“All the beautiful buildings and temples and palaces were destroyed. The exquisite carvings and sculptures were smashed, and huge bonfires were lit to burn up everything that could be burnt”.
Medieval India witnessed large scale destruction and plundering of places of worship during war.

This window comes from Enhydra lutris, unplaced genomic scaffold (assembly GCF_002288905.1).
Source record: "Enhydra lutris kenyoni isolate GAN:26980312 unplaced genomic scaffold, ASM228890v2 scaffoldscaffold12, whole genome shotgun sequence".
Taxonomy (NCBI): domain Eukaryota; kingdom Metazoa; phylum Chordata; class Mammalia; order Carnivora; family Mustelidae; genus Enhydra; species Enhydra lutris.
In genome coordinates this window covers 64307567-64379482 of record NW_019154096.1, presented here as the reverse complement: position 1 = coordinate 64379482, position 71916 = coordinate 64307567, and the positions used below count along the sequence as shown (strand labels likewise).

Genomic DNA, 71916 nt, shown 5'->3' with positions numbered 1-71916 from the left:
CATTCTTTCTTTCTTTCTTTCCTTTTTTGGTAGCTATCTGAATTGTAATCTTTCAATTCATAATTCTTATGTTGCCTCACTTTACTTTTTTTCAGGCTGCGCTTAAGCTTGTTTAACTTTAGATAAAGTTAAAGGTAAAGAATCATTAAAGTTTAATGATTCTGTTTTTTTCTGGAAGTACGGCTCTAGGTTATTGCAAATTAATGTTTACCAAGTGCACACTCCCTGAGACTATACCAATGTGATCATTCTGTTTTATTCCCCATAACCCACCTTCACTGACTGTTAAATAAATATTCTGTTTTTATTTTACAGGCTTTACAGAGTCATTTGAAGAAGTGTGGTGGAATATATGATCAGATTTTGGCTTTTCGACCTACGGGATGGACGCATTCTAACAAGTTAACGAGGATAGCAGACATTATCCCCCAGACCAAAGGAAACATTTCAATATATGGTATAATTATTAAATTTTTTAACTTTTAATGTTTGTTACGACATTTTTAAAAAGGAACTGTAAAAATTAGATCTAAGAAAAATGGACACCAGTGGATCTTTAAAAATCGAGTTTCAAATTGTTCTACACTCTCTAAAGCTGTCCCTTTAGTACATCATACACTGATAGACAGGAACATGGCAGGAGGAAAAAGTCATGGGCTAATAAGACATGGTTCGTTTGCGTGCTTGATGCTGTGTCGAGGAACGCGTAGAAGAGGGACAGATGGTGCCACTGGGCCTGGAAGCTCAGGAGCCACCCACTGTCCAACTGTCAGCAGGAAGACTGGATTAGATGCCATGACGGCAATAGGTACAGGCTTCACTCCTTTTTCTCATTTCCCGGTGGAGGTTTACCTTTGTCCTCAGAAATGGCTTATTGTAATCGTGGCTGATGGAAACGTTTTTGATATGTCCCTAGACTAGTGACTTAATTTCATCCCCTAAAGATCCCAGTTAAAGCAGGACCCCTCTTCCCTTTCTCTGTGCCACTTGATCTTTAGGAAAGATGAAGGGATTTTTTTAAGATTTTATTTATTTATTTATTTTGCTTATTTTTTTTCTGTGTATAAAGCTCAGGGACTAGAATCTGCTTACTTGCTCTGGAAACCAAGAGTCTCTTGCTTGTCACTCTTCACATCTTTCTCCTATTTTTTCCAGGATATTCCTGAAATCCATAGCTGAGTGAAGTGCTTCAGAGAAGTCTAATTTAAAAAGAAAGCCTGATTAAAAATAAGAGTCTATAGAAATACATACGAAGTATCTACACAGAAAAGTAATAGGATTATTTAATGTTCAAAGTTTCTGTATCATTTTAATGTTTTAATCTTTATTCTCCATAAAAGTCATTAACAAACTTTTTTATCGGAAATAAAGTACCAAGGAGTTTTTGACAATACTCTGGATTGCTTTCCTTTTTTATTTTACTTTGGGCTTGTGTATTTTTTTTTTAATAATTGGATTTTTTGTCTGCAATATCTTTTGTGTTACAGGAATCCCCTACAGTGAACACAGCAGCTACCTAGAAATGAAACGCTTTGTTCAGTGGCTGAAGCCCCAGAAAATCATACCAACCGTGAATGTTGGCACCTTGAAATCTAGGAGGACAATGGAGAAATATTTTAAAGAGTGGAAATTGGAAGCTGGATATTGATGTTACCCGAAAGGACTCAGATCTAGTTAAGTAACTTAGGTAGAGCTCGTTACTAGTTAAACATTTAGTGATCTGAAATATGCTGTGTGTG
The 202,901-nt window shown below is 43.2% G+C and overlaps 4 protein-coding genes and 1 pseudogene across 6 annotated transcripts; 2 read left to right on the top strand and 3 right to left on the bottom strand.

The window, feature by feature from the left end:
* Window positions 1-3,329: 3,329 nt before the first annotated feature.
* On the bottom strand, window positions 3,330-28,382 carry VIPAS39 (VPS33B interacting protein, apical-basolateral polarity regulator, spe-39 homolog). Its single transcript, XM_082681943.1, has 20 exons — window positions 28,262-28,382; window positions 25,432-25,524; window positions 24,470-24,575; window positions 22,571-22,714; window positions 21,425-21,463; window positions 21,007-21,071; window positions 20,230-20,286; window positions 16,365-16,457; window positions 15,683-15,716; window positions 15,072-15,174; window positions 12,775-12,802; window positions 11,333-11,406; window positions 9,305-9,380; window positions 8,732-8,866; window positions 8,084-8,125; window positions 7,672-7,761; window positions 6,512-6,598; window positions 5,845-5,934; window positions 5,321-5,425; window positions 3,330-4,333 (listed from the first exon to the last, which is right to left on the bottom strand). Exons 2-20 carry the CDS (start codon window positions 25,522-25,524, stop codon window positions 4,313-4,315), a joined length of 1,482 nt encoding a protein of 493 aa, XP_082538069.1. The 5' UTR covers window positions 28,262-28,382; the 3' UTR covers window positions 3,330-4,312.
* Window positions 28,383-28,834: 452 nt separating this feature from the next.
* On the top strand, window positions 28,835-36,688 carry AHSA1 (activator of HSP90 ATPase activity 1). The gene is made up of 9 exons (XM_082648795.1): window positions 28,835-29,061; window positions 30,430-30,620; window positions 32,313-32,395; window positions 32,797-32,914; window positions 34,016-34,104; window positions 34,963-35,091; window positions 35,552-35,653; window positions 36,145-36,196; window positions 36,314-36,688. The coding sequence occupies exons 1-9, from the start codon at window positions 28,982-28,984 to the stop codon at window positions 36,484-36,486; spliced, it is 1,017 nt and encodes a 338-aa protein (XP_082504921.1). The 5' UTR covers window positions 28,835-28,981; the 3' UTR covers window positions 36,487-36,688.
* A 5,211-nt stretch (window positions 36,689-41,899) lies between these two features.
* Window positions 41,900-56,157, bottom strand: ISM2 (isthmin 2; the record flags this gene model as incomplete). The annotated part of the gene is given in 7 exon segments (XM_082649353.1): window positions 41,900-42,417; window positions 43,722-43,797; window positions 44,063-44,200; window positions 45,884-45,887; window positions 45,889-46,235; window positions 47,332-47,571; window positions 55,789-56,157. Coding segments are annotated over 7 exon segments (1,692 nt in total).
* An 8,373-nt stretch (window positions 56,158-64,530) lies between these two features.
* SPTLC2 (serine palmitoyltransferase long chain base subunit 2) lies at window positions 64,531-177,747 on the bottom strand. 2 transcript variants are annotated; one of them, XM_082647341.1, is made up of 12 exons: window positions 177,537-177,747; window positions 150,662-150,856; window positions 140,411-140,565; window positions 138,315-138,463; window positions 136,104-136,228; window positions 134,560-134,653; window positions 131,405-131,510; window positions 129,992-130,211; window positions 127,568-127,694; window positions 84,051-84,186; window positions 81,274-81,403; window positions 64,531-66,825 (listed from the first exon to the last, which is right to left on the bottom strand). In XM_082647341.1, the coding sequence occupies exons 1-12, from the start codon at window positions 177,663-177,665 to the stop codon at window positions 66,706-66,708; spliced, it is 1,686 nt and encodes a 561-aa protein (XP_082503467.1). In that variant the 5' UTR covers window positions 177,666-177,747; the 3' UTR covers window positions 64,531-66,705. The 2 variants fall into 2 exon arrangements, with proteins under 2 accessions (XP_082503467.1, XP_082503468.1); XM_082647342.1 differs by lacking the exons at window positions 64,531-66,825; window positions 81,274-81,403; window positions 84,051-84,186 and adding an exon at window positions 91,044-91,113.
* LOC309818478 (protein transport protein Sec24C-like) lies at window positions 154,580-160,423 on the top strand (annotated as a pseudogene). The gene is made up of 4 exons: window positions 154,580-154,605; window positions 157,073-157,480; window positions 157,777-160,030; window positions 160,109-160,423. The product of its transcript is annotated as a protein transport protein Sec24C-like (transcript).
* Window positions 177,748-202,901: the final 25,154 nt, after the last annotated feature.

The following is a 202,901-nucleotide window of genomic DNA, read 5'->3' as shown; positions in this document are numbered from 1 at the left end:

Deviating from the above savage practices, humanity began to evolve a finer principle that works of art and places of worship shall not be destroyed. Vattel (1714-1767), a pioneer international law jurist, stated that whatever the reasons for ravaging a country, buildings and works outstanding for their beauty must be spared, since they were a credit to making and in no way contributed to strengthening the enemy; that nothing could be gained by destroying them, and blithely to deprive oneself of these works of art was tantamount to declaring oneself an enemy of mankind.27 This ideal did not remain merely as a theoretical one. The Leiber Code of 1863 instructed that the property belonging to churches, establishments of education, and museums of the fine arts shall be considered as public property and hence immune from appropriation by the victorious army (Art. 34). Classical works of art, libraries, scientific collections and precious instruments shall be protected against avoidable injuries (Art. 35). Bluntschli, commenting on the code, views that it is the duty of the enemy chief to prevent the pointless destruction of noblest products of the human spirit. Henry Dunant, the initiator and one of the founders of the Red Cross, warned the future generations against outdoing each other in destroying the most beautiful masterpieces of which civilisation is proud: palaces, castles, ports, docks, bridges, buildings and monuments of all kind.